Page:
When it comes to the poor state of web security what is badly needed is security journalism that exposes what the many unscrupulous security companies are up to and how they take advantage of their customers, instead what we have found is they act more as the marketing department for them.
One such security company that would apply to is Sucuri, which is company that we are frequently brought in to re-clean hacked websites after they have not even attempted to properly clean them. One of the things we have often found that they haven’t done is try to determine how the website has been hacked. That is a problem for the cleanup, since you need to know how the website was hacked to be insure that vulnerability has been fixed and because from what we have found is that often Sucuri is missing parts of the hack code that could have been spotted if they had done the work needed to try to determine how the website was hacked. But the larger issue with this company not doing that is that their main service is supposed to protect websites from being hacked in the first place, which, in all likelihood, is going to be difficult if you don’t know how they are being hacked.
Sucuri’s own marketing speaks to the fact that they don’t seem focused on actually protecting websites, as on their home page they tout a number of stats about the service, not one is related to effectiveness of protecting websites:
The number of cleanups might be an indication of their failure to do that, if many of those are cleanups of existing customer’s websites (assuming the stats are even true).
You don’t have to take our word that Sucuri doesn’t try to determine how websites are hacked. A recent article on security news website Threatpost, Stealthy Malware Disguises Itself as a WordPress License Key, mentions that in passing, when it should be the focus of the story. Instead the focus of the story is in itself not newsworthy, as it reports on Sucuri describing a dime a dozen situation where malicious code has been added to the functions.php file of a WordPress theme. What might be newsworthy is how that code got there, but Sucuri didn’t even attempt to determine that:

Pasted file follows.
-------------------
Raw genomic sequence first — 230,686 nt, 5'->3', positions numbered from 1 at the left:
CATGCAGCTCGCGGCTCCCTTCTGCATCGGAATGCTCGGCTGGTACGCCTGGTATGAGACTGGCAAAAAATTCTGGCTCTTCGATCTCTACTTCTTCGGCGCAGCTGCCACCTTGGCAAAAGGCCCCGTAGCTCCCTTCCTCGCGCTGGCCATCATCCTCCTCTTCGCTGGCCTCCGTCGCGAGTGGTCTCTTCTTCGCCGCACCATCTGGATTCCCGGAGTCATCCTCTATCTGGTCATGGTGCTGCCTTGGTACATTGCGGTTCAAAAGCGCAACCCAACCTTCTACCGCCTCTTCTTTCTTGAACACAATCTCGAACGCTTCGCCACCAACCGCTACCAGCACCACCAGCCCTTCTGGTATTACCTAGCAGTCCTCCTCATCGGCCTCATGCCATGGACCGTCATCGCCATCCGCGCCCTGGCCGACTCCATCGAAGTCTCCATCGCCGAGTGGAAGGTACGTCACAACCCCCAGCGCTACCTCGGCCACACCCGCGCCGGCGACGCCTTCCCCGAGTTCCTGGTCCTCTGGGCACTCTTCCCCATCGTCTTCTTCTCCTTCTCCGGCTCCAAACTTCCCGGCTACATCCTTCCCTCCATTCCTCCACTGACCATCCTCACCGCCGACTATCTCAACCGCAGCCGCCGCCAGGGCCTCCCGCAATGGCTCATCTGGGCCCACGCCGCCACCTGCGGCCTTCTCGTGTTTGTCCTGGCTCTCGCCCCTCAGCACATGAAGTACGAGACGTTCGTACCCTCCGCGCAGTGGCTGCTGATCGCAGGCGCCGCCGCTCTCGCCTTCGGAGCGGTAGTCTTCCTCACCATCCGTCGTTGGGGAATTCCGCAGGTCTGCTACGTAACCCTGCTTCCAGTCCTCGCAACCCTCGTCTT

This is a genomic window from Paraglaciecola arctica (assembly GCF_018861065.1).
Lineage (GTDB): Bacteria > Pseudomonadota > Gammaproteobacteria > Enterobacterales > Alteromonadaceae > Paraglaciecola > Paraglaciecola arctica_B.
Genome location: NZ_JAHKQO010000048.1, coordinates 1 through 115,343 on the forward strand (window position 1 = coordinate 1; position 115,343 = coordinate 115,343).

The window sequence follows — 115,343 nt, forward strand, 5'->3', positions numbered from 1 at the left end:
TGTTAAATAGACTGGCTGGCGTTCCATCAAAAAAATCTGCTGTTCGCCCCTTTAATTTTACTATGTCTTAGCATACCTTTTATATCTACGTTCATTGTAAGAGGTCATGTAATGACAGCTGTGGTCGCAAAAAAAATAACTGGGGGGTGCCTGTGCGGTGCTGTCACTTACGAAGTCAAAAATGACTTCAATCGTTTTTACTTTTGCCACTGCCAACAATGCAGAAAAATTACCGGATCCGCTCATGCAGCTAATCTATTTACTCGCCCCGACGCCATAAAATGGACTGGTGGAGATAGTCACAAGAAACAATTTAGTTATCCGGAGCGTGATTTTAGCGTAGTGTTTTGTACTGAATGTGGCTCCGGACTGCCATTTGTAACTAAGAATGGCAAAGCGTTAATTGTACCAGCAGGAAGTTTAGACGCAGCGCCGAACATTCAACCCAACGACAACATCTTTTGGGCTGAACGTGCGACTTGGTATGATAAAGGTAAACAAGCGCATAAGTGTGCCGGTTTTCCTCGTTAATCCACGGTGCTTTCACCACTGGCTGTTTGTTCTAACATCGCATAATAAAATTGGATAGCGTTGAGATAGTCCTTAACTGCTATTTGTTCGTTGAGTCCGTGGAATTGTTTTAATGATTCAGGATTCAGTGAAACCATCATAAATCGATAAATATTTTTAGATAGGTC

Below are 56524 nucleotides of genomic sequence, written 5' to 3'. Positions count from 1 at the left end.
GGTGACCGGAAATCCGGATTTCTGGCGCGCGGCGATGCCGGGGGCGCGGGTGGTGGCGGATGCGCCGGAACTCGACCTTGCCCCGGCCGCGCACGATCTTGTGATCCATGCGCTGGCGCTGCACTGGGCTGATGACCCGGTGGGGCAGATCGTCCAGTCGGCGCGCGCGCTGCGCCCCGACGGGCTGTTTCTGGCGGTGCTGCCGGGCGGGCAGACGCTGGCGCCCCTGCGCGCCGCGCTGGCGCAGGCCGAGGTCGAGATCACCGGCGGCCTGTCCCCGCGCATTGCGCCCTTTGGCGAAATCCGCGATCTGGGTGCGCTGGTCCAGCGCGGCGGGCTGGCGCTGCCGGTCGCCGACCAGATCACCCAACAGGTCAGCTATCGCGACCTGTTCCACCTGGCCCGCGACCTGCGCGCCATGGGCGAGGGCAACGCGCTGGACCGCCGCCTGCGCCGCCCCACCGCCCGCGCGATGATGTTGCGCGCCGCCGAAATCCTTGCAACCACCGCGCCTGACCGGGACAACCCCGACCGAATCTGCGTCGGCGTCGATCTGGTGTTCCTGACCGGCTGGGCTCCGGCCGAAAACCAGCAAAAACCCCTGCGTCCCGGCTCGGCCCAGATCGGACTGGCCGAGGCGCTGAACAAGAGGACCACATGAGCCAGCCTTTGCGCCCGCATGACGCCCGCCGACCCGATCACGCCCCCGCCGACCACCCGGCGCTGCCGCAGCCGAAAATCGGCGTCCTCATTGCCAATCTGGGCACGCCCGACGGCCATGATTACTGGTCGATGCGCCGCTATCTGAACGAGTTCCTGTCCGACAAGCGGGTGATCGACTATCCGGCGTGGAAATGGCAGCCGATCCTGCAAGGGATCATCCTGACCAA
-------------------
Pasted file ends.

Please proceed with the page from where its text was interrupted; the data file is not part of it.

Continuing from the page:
“We had no access to their logs to determine the root cause, but it’s generally caused by compromised admin accounts or downloading and using themes/plugins from untrusted sources,” Moe Obaid, security analyst at Sucuri, told Threatpost.
Getting access to the logs would have been basic part of the work of a proper cleanup and shouldn’t be difficult.
How this person would know how this type of hack generally happens if they are not doing the work to determine that seems like an obvious question to ask them, but it would appear the Threatpost wasn’t interested in digging deeper in to an employee of this company admitting to cutting corners in the work they are doing. (You also have to wonder why someone is called “security analyst” if they don’t actual do security analysis.) One explanation for the lack of critical coverage of the security industry in this instance in general by the Threatpost, it that it appears itself to be owned by a security company.